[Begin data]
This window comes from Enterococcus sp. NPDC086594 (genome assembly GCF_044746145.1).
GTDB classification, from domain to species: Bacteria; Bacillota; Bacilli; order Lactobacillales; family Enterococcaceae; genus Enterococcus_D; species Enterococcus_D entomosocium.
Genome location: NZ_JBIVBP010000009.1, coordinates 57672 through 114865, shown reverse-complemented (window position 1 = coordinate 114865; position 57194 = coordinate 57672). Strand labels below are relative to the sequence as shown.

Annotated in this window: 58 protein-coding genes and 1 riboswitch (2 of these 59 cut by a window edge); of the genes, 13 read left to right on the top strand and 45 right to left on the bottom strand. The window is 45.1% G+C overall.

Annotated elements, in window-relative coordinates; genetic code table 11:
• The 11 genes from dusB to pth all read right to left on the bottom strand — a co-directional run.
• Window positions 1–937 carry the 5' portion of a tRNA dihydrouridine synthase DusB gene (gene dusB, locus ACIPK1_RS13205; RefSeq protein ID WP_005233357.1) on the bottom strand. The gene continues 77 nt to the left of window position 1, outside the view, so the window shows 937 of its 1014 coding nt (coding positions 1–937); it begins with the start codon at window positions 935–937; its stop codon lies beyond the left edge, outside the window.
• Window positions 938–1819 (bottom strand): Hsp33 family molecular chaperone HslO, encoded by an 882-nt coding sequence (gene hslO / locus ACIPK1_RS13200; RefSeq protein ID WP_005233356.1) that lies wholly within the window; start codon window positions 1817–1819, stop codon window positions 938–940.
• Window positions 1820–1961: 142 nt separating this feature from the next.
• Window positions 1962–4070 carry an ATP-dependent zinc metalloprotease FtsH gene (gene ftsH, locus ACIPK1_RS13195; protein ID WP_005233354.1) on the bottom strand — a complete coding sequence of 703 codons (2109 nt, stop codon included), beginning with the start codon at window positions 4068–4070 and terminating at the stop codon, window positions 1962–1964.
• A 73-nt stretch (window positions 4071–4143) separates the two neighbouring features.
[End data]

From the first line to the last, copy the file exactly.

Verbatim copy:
This window comes from Enterococcus sp. NPDC086594 (genome assembly GCF_044746145.1).
GTDB classification, from domain to species: Bacteria; Bacillota; Bacilli; order Lactobacillales; family Enterococcaceae; genus Enterococcus_D; species Enterococcus_D entomosocium.
Genome location: NZ_JBIVBP010000009.1, coordinates 57672 through 114865, shown reverse-complemented (window position 1 = coordinate 114865; position 57194 = coordinate 57672). Strand labels below are relative to the sequence as shown.

Annotated in this window: 58 protein-coding genes and 1 riboswitch (2 of these 59 cut by a window edge); of the genes, 13 read left to right on the top strand and 45 right to left on the bottom strand. The window is 45.1% G+C overall.

Annotated elements, in window-relative coordinates; genetic code table 11:
• The 11 genes from dusB to pth all read right to left on the bottom strand — a co-directional run.
• Window positions 1–937 carry the 5' portion of a tRNA dihydrouridine synthase DusB gene (gene dusB, locus ACIPK1_RS13205; RefSeq protein ID WP_005233357.1) on the bottom strand. The gene continues 77 nt to the left of window position 1, outside the view, so the window shows 937 of its 1014 coding nt (coding positions 1–937); it begins with the start codon at window positions 935–937; its stop codon lies beyond the left edge, outside the window.
• Window positions 938–1819 (bottom strand): Hsp33 family molecular chaperone HslO, encoded by an 882-nt coding sequence (gene hslO / locus ACIPK1_RS13200; RefSeq protein ID WP_005233356.1) that lies wholly within the window; start codon window positions 1817–1819, stop codon window positions 938–940.
• Window positions 1820–1961: 142 nt separating this feature from the next.
• Window positions 1962–4070 carry an ATP-dependent zinc metalloprotease FtsH gene (gene ftsH, locus ACIPK1_RS13195; protein ID WP_005233354.1) on the bottom strand — a complete coding sequence of 703 codons (2109 nt, stop codon included), beginning with the start codon at window positions 4068–4070 and terminating at the stop codon, window positions 1962–1964.
• A 73-nt stretch (window positions 4071–4143) separates the two neighbouring features.